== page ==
My 9 year-old and I traveled in February to Mexico City for a brief visit. On our first day, during a two-hour walk touring our center-city neighborhood, I was pleased to hear her say “If my school was here, and my friends were here, I’d like to live here.”
Her comment followed directly after her inquiry into the price of things. Our 30-minute Uber ride from the Mexico City airport cost just $7. The plane ticket itself cost just $250 on a Mexican discount airline. She realized the food we were buying – in Mexico’s most expensive city – was about half the price of food in San Antonio – one of the United States’ least expensive cities. I enjoyed watching her wrap her math-brain around exchange rates between the US dollar and the Mexican peso. I’m pretty sure in part she liked Mexico because she likes a bargain. That’s my girl!
Throughout the rest of our brief trip I thought about other financial and economic comparisons with Mexico.
Mexico is the 15th largest economy in the world, and the 11th largest when measured by purchasing power parity. (This second measure takes into account the domestic cost of living, and is considered a better measurement of poverty in a country). Eleventh in purchasing power parity ranking puts Mexico, perhaps surprisingly, ahead of Italy, Spain, and Canada.
My purpose in going to Mexico gave me anecdotal insight into the system of healthcare in Mexico. Like the United States, Mexico has a somewhat chaotic mix of public and private health care. Unlike the United States, Mexico offers some form of basic universal coverage.
I came to Mexico to visit my “host mom” from 27 years ago, in the house where I first lived in Mexico City during college. I visited because her breast cancer – in remission from 7 years ago – returned in December 2019. She had an emergency procedure to drain her lungs in January. I learned from her son that she had the option of electing to pay at a private hospital – with what they perceived as top-notch surgeons – or going to a public hospital to undergo the procedure, for free. Her son had recently received a lump sum severance from Ford Motor company, where he had worked in marketing. He decided to use that money to pay for the lung drainage procedure for his mom at the private hospital.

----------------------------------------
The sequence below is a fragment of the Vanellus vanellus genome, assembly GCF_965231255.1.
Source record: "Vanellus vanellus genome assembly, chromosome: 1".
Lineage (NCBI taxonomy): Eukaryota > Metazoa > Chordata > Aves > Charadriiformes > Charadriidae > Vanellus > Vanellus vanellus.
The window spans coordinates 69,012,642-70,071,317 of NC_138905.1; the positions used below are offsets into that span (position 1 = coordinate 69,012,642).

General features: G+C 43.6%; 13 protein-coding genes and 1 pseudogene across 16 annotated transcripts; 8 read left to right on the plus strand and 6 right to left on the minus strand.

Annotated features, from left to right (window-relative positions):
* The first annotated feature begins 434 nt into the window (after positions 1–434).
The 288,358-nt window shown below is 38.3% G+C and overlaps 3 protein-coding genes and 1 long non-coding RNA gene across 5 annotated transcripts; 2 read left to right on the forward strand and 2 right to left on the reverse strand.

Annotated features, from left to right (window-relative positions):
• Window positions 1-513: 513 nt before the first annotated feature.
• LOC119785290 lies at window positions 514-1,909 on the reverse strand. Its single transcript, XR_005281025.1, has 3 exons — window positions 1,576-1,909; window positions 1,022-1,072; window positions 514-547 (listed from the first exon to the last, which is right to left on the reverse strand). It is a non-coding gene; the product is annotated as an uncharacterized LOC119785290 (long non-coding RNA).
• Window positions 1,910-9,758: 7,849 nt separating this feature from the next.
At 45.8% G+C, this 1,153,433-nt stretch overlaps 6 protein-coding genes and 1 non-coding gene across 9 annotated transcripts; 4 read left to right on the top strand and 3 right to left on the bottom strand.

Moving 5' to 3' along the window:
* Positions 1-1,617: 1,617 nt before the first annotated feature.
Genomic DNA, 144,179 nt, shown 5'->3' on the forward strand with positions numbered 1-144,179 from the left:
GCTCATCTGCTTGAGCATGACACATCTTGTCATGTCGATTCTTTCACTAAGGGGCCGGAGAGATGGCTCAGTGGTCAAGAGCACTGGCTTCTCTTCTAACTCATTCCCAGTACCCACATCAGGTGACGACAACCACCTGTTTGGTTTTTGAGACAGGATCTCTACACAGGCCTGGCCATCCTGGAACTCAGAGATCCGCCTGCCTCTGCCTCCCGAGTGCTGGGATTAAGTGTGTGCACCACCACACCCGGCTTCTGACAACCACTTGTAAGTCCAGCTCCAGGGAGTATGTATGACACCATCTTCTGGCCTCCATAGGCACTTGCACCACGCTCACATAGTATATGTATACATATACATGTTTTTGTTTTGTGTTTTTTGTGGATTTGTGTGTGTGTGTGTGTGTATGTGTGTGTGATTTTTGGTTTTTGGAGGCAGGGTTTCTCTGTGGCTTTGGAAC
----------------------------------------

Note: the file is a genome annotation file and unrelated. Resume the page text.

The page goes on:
She now gets her regular chemotherapy treatments, which would cost them around $1,000 each, for free at the public hospital. This is essential because she has no private insurance. She and her son admittedly don’t love the scene at the public hospital, which they describe as chaotic and an inconvenient hour’s drive away. On the other hand, free chemotherapy treatments.
Ever since I first met her 28 years ago, my host mom has walked on crutches from having survived polio as a child. She can’t work. She’s privately uninsurable due to the polio as well as due to her previous bout with breast cancer. But with free chemotherapy, she’s alive to fight the cancer some more, and her family is not bankrupted.
I know some form of basic universal health care coverage remains an extremely controversial subject in the United States. I did not visit the free public hospital in Mexico. I trust my host family’s report that the scene isn’t great. In the face of death and bankruptcy, however, I am grateful that Mexico offers free cancer care to all of its citizens. My host mom deserves a chance to fight cancer and live longer.
Like much of Latin America throughout history, Mexico’s income is unevenly distributed, with the top 10% of the population earning 33% of the nation’s total income. And yet, in the United States, the top 10% earns 39% of annual income. We’re more unequal in terms of income earned in this country than is Mexico these days.
Looking at wealth inequality puts us in the United States further to shame. The most common simple measurement of wealth inequality, the Gini coefficient, indicates the United States as a more unequal society than Mexico. While Mexico has wealth inequality typical of Latin American countries, the United States by contrast is a complete outlier on inequality measurements, when compared to its common peer group of wealthy countries such as Canada, Australia, and European countries.
While Mexico’s economy has grown at a slightly slower rate than the United States’ economy over the 25 years since I last lived there, the changes in wealth in Mexico are significant. This is probably most obvious in central Mexico City, where my daughter and I visited.
I remember as a college student fantasizing about retiring some day to Mexico and living simply, on a very modest amount of money. The cost of living can be very attractive in Mexico, especially in rural areas. I think my daughter began to appreciate that idea as well, even though we only visited the expensive parts of its biggest city.
I lived in Mexico long enough (back in the 1990s) to not be naive about its struggles. Struggles with poverty, violence, corruption, and the absence of the rule of law in so many areas.
Yes, in the United States we’re richer, outright and on average, than Mexico. But increasingly, we’re a harsher society.
I kept humming to myself during our trip my version of the lyrics from Paul Simon’s Graceland. “My traveling companion is nine years old. She is the child of my first marriage. I have reason to believe, we both will be received, in Me-xi-co.”
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